Nikki Haley's request for Secret Service protection raises eligibility questions: ANALYSIS
Haley was the target of two recent "swatting" incidents at her home.
Republican presidential candidate Nikki Haley this week made the request that many candidates hope to get approved for -- protection by the Secret Service.
Although the former South Carolina governor's campaign has not articulated specifically why she made the request, it comes after her campaign reported that two "swatting" attempts were made against her home in South Carolina as well as "multiple issues" regarding her safety that Haley cited to the Wall Street Journal after a campaign event in South Carolina.
Swatting is when a call for police services is made, with the caller falsely reporting a dangerous emergency intended to elicit a robust police response.
Haley is the second candidate this election season to request Secret Service protection. Last year, independent candidate Robert F. Kennedy Jr. made three requests for Secret Service protection, all of which were declined due to his campaign's inability to meet the thresholds needed to be offered protection. Kennedy implied that the denial of protection was due in part to politics.
ABC News previously reached out to the Department of Homeland Security about why Kennedy was denied protection and the agency declined to comment.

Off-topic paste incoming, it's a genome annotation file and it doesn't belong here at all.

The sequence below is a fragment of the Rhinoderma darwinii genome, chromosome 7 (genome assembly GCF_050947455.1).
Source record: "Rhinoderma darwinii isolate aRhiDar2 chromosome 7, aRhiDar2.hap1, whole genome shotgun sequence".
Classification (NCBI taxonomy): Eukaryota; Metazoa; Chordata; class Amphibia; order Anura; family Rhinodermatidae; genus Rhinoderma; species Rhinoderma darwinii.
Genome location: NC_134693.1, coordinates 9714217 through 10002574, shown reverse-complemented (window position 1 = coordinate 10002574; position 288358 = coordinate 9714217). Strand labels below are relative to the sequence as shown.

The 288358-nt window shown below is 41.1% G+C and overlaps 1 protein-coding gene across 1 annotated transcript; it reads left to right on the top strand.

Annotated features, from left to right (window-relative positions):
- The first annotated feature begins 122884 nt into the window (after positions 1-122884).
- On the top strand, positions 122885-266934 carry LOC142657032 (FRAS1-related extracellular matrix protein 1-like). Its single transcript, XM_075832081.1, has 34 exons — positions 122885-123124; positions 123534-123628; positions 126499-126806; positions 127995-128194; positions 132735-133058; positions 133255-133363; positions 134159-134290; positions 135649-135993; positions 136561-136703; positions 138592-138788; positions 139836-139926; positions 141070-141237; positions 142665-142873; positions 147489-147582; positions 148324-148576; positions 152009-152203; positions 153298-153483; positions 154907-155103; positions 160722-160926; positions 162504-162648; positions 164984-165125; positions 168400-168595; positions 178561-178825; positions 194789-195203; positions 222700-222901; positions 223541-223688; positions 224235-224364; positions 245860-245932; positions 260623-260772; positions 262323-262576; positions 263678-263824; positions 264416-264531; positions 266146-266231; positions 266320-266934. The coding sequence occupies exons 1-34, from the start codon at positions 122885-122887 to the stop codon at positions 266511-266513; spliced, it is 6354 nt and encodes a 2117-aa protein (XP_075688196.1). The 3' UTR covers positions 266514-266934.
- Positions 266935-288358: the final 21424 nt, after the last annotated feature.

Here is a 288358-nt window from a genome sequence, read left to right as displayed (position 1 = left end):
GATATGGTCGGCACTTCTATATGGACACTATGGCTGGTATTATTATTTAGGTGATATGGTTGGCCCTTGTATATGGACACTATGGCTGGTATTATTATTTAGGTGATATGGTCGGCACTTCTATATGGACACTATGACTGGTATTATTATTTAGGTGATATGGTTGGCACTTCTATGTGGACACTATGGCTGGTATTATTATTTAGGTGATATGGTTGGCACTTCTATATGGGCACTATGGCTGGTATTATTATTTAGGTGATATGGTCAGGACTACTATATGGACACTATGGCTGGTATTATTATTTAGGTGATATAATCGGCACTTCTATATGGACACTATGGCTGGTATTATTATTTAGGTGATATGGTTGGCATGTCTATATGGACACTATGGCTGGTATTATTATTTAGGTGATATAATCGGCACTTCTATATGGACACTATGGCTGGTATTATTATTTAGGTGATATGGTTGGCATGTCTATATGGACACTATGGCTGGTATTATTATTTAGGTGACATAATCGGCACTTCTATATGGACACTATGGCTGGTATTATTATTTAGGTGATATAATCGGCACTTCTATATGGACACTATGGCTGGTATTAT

Although U.S. law has long given authority to the Secret Service to provide a presidential candidate protection, the guidance for that process was formalized by the Department of Homeland Security, most recently updated in 2017.
According to that guidance, the factors considered include: the candidate filed for the presidential or vice presidential campaign, hit certain polling averages and fundraising numbers, is recognized as a major candidate in the race or is within 120 days of the election. Additionally, each candidate vying for protection must undergo "a threat assessment conducted by the Secret Service of general or specific threats directed towards the candidate."
Once that information is established, the Homeland Security secretary and a Congressional Advisory Committee, which includes the Speaker of the House, House Minority Leader, Senate Majority Leader, Senate Minority Leader, and one additional member selected by the others (typically a Secret Service representative), decide whether a candidate should be offered Secret Service protection.
If the committee decides to offer a candidate protection, the Secret Service has campaign details on standby and ready to deploy for the candidate's protection. DHS and the Secret Service have yet to comment on the request.
Haley, a former governor and United Nations ambassador, is likely familiar with the protection required for a top role in government. The South Carolina State Police provided her protection when she was governor and as U.N. ambassador, the U.S. State Department's Diplomatic Security Service kept her safe.
As most candidates do, during the initial phase of a campaign, Haley has employed and paid for private security to handle her protection at home and on the campaign trail. The Secret Service protection would include her family and homes as well.